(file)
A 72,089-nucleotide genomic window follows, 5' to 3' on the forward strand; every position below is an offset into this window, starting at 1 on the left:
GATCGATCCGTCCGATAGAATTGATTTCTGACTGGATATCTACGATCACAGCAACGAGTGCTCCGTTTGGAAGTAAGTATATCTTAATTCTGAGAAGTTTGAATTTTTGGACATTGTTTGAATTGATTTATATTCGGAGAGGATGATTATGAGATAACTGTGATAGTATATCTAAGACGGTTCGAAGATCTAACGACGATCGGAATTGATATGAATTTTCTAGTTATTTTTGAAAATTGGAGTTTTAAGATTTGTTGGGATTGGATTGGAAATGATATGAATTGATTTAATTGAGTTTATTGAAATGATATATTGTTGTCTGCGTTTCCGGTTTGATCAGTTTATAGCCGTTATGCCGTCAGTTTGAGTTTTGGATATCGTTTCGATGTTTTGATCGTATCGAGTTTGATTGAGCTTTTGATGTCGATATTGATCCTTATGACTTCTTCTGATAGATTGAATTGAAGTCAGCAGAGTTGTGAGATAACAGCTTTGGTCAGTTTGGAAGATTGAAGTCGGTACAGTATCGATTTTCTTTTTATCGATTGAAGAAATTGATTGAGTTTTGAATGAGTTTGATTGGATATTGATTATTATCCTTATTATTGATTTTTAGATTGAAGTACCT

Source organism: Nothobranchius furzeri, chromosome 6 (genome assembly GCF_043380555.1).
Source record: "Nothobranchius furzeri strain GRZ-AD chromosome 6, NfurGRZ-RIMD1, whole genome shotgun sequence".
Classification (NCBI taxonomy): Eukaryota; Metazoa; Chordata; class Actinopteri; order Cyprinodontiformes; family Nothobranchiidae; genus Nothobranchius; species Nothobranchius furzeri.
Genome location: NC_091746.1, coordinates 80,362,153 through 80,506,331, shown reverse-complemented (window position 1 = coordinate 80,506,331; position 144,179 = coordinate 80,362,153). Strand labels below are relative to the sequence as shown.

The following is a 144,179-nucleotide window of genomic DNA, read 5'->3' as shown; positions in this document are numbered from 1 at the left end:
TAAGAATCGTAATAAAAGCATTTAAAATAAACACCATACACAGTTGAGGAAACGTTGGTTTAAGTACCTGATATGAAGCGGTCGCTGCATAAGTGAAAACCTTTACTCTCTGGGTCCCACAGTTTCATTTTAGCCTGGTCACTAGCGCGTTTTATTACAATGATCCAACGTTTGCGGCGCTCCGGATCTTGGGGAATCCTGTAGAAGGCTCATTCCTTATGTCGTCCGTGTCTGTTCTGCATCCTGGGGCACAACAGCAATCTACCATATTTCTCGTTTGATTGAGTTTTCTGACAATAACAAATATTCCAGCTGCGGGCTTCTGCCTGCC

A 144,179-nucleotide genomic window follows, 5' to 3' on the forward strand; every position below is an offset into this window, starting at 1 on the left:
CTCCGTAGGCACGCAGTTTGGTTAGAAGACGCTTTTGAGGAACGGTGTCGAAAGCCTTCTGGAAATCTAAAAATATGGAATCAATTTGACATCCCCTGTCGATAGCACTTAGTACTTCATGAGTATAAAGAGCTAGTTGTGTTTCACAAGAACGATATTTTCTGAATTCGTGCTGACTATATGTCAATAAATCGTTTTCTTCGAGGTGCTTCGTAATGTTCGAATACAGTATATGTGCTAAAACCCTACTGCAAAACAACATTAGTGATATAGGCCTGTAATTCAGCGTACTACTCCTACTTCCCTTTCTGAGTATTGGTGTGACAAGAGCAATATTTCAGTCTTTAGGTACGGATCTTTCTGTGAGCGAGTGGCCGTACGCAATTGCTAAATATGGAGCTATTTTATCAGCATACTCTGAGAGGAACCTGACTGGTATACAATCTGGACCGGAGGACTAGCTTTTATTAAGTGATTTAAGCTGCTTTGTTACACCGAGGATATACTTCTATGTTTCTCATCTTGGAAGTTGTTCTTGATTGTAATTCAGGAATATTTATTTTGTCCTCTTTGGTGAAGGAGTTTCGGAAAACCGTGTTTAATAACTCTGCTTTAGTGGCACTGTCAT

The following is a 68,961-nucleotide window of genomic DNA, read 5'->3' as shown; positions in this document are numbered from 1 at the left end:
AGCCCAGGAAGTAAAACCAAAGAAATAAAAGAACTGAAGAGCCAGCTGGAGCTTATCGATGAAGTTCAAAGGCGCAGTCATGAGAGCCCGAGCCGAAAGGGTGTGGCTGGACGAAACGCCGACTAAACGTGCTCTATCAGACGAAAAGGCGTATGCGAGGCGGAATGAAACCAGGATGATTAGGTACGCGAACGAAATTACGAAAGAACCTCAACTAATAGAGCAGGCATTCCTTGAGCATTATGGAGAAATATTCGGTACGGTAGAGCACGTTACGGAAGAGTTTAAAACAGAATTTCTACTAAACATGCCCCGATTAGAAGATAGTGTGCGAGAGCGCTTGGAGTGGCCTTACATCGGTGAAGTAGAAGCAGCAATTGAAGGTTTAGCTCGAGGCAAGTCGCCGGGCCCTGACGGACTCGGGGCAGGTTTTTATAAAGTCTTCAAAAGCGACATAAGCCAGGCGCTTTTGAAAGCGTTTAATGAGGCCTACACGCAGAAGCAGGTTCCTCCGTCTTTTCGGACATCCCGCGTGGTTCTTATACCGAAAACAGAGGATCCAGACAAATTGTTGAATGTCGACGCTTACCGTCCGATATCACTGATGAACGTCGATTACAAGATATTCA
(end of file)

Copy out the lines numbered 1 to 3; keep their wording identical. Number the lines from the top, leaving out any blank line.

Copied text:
A 72,089-nucleotide genomic window follows, 5' to 3' on the forward strand; every position below is an offset into this window, starting at 1 on the left:
GATCGATCCGTCCGATAGAATTGATTTCTGACTGGATATCTACGATCACAGCAACGAGTGCTCCGTTTGGAAGTAAGTATATCTTAATTCTGAGAAGTTTGAATTTTTGGACATTGTTTGAATTGATTTATATTCGGAGAGGATGATTATGAGATAACTGTGATAGTATATCTAAGACGGTTCGAAGATCTAACGACGATCGGAATTGATATGAATTTTCTAGTTATTTTTGAAAATTGGAGTTTTAAGATTTGTTGGGATTGGATTGGAAATGATATGAATTGATTTAATTGAGTTTATTGAAATGATATATTGTTGTCTGCGTTTCCGGTTTGATCAGTTTATAGCCGTTATGCCGTCAGTTTGAGTTTTGGATATCGTTTCGATGTTTTGATCGTATCGAGTTTGATTGAGCTTTTGATGTCGATATTGATCCTTATGACTTCTTCTGATAGATTGAATTGAAGTCAGCAGAGTTGTGAGATAACAGCTTTGGTCAGTTTGGAAGATTGAAGTCGGTACAGTATCGATTTTCTTTTTATCGATTGAAGAAATTGATTGAGTTTTGAATGAGTTTGATTGGATATTGATTATTATCCTTATTATTGATTTTTAGATTGAAGTACCT

Source organism: Nothobranchius furzeri, chromosome 6 (genome assembly GCF_043380555.1).